He inspired me to attempt my own report on the Instruction, which I had already half begun to think about. Why? Because I’m finding the document hard to decode without some examples to apply it to.
Here is a copy of the Instruction in English, 27 x A4 pages in length:
Don’t worry, it isn’t as quite as much reading as that; the last 8 pages are references for footnotes.
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I was part of a covenant community at the time they were applying to be recognized as an Association of Christ’s Faithful. Because of this experience, I understand the tensions between an organization that gathers and serves beyond a parish’s boundaries and the parishes where the members of that organization regularly worship.
I also understand, first hand, how it is possible to be members of more than one parish simultaneously, eg weekday parish vs weekend parish; the parish you go to when you are rostered on vs the parish you go to when you are not rostered on; the parish you go to for most things vs the parish you go to for confession; and in these pandemic times and in times of chronic ill health, the parish you live in vs the parish/es you visit for live-streamed Masses.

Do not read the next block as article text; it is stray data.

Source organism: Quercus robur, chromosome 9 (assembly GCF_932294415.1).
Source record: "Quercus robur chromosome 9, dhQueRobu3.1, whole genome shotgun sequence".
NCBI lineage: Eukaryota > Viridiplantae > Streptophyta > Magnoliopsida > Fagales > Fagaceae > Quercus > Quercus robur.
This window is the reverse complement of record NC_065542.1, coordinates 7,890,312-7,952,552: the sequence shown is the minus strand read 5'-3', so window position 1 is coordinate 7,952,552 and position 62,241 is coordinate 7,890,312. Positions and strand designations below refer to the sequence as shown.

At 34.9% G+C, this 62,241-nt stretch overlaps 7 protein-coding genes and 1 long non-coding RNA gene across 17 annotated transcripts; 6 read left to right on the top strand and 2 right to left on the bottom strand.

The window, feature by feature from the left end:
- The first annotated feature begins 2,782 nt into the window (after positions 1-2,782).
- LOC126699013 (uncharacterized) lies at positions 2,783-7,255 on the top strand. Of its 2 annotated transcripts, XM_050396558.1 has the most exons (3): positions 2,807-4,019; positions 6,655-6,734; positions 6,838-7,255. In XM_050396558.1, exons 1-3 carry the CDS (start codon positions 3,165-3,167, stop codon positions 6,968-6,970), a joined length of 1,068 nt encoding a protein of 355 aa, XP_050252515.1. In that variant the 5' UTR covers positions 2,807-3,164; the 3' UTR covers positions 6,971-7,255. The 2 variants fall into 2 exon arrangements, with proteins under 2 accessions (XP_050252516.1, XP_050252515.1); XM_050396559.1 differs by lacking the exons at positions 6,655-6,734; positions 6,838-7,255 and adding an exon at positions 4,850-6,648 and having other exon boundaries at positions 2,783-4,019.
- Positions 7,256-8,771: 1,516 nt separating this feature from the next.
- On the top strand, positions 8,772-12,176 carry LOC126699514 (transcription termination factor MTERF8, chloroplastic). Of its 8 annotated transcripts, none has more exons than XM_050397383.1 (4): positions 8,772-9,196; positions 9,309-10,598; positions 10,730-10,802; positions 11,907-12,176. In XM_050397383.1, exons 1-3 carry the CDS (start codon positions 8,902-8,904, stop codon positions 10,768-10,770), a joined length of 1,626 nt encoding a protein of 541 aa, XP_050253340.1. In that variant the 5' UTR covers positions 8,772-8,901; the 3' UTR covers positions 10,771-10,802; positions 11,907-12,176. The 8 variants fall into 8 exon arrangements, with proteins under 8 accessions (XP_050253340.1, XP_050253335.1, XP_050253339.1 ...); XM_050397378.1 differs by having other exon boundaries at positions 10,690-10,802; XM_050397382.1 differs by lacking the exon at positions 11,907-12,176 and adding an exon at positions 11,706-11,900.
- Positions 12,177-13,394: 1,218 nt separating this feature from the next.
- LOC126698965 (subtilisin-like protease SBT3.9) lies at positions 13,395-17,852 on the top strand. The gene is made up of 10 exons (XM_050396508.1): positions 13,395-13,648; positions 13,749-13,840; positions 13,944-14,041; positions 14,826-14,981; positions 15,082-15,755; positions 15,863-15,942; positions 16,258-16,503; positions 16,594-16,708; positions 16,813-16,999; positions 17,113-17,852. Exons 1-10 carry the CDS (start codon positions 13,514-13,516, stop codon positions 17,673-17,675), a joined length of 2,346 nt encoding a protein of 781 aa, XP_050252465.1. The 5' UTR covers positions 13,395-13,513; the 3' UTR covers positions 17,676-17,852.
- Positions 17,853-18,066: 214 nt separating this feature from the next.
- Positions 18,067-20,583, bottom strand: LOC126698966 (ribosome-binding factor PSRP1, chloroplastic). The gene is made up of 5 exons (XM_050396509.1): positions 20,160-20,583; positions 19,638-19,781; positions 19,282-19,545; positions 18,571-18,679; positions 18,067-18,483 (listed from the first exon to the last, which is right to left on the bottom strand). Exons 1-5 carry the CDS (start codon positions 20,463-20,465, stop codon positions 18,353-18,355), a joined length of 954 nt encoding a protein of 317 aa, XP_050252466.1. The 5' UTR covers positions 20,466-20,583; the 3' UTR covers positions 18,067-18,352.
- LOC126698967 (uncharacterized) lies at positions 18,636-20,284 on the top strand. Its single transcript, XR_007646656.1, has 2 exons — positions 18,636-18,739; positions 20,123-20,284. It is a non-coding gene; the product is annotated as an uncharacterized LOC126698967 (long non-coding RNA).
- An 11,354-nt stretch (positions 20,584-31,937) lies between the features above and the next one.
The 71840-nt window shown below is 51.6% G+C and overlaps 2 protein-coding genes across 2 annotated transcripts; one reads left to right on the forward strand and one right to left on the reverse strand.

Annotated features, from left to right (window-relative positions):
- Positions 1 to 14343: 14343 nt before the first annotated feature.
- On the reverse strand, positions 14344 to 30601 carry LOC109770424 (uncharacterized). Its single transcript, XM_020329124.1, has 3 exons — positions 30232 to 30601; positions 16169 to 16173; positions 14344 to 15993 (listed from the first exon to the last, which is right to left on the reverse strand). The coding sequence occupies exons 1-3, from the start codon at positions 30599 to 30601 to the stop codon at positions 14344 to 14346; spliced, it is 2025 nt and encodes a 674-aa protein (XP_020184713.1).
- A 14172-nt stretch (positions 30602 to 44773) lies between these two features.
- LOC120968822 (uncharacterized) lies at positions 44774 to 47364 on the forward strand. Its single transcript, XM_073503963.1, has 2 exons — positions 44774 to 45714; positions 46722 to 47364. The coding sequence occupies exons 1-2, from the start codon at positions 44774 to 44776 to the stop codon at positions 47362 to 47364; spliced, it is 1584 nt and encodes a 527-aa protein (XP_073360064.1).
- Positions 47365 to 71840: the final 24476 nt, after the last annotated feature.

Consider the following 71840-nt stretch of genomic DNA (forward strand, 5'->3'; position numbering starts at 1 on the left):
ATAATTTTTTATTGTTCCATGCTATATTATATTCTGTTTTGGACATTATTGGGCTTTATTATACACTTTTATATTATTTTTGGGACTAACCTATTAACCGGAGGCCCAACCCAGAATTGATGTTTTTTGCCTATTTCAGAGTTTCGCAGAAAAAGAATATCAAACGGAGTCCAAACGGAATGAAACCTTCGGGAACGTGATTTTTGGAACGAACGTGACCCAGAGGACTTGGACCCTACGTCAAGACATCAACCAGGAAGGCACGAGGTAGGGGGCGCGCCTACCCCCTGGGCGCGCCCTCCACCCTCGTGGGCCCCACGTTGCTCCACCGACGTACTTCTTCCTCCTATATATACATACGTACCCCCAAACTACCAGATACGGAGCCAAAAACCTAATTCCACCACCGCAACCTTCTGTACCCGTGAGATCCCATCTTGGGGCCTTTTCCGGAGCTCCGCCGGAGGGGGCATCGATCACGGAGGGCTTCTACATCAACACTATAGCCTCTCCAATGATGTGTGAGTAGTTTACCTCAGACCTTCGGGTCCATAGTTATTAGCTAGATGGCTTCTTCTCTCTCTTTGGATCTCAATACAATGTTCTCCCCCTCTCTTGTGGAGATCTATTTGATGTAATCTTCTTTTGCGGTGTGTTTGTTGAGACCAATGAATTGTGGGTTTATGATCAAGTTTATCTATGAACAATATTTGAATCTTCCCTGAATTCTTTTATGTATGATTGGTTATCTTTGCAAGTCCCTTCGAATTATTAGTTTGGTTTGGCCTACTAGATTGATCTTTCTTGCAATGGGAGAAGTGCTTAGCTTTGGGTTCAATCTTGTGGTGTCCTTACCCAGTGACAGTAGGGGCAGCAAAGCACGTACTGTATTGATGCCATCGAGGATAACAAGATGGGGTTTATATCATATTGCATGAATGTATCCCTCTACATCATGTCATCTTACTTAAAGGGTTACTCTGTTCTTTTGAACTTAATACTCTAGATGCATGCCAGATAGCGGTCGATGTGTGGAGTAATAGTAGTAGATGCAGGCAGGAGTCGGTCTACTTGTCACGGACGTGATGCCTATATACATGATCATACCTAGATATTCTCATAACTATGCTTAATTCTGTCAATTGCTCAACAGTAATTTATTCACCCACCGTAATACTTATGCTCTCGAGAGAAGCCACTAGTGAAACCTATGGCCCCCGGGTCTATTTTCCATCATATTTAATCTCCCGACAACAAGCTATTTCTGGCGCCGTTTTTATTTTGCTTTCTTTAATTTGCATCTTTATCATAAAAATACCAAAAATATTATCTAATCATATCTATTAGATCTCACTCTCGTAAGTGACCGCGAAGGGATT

This would also be the case for those who belong to one of the Eastern rites of the Church, but who also attend the Latin rite. Ditto for those who attend a Traditional Latin Mass regularly but also attend Novos Ordo Masses. Then there are those who attend Masses as part of a national chaplaincy service (eg Vietnamese, Korean, Filipino etc) as well as local parish Masses. Similarly there would be members of the Anglican Ordinariate who from time to time would attend a local parish Mass or non-Ordinariate Mass when on holidays.
The Instruction begins by referencing Pope Francis in Evangelii Gaudium 27, and this Instruction could be considered a response to that papal challenge.